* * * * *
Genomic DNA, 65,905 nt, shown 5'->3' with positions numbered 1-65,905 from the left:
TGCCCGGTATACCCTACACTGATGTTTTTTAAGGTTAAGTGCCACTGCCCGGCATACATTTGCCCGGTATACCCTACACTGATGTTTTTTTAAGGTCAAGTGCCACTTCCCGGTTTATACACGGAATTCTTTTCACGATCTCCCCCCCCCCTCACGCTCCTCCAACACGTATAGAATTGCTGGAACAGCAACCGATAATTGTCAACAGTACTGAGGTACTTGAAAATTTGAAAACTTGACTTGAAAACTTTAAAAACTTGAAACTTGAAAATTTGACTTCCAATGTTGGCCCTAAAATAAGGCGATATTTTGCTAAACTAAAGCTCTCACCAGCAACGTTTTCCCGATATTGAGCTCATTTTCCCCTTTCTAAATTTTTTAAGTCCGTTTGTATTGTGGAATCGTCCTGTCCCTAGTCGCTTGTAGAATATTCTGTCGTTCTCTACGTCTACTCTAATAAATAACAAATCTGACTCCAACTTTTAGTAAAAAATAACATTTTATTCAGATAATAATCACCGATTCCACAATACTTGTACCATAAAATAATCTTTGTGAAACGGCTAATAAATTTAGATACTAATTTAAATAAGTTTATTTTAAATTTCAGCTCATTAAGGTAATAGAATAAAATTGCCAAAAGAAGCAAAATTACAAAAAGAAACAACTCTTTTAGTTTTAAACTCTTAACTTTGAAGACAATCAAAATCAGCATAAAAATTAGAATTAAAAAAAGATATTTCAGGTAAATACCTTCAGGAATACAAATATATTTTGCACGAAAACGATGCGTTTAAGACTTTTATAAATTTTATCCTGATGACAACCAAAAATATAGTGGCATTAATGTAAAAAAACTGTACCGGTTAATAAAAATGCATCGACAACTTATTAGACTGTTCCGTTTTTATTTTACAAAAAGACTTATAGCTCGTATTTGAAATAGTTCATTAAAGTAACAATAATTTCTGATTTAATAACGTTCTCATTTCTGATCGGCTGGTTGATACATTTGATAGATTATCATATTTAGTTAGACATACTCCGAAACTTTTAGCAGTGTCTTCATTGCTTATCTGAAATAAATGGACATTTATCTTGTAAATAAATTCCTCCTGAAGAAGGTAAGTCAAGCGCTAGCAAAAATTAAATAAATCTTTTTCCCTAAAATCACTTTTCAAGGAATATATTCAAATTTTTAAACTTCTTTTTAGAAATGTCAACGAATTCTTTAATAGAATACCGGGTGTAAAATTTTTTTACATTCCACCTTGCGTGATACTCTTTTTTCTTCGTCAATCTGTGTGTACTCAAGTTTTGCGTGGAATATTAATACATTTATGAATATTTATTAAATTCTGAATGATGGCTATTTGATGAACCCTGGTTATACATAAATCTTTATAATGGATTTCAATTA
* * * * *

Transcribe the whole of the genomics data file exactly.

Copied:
Genomic DNA, 65,905 nt, shown 5'->3' with positions numbered 1-65,905 from the left:
TGCCCGGTATACCCTACACTGATGTTTTTTAAGGTTAAGTGCCACTGCCCGGCATACATTTGCCCGGTATACCCTACACTGATGTTTTTTTAAGGTCAAGTGCCACTTCCCGGTTTATACACGGAATTCTTTTCACGATCTCCCCCCCCCCTCACGCTCCTCCAACACGTATAGAATTGCTGGAACAGCAACCGATAATTGTCAACAGTACTGAGGTACTTGAAAATTTGAAAACTTGACTTGAAAACTTTAAAAACTTGAAACTTGAAAATTTGACTTCCAATGTTGGCCCTAAAATAAGGCGATATTTTGCTAAACTAAAGCTCTCACCAGCAACGTTTTCCCGATATTGAGCTCATTTTCCCCTTTCTAAATTTTTTAAGTCCGTTTGTATTGTGGAATCGTCCTGTCCCTAGTCGCTTGTAGAATATTCTGTCGTTCTCTACGTCTACTCTAATAAATAACAAATCTGACTCCAACTTTTAGTAAAAAATAACATTTTATTCAGATAATAATCACCGATTCCACAATACTTGTACCATAAAATAATCTTTGTGAAACGGCTAATAAATTTAGATACTAATTTAAATAAGTTTATTTTAAATTTCAGCTCATTAAGGTAATAGAATAAAATTGCCAAAAGAAGCAAAATTACAAAAAGAAACAACTCTTTTAGTTTTAAACTCTTAACTTTGAAGACAATCAAAATCAGCATAAAAATTAGAATTAAAAAAAGATATTTCAGGTAAATACCTTCAGGAATACAAATATATTTTGCACGAAAACGATGCGTTTAAGACTTTTATAAATTTTATCCTGATGACAACCAAAAATATAGTGGCATTAATGTAAAAAAACTGTACCGGTTAATAAAAATGCATCGACAACTTATTAGACTGTTCCGTTTTTATTTTACAAAAAGACTTATAGCTCGTATTTGAAATAGTTCATTAAAGTAACAATAATTTCTGATTTAATAACGTTCTCATTTCTGATCGGCTGGTTGATACATTTGATAGATTATCATATTTAGTTAGACATACTCCGAAACTTTTAGCAGTGTCTTCATTGCTTATCTGAAATAAATGGACATTTATCTTGTAAATAAATTCCTCCTGAAGAAGGTAAGTCAAGCGCTAGCAAAAATTAAATAAATCTTTTTCCCTAAAATCACTTTTCAAGGAATATATTCAAATTTTTAAACTTCTTTTTAGAAATGTCAACGAATTCTTTAATAGAATACCGGGTGTAAAATTTTTTTACATTCCACCTTGCGTGATACTCTTTTTTCTTCGTCAATCTGTGTGTACTCAAGTTTTGCGTGGAATATTAATACATTTATGAATATTTATTAAATTCTGAATGATGGCTATTTGATGAACCCTGGTTATACATAAATCTTTATAATGGATTTCAATTA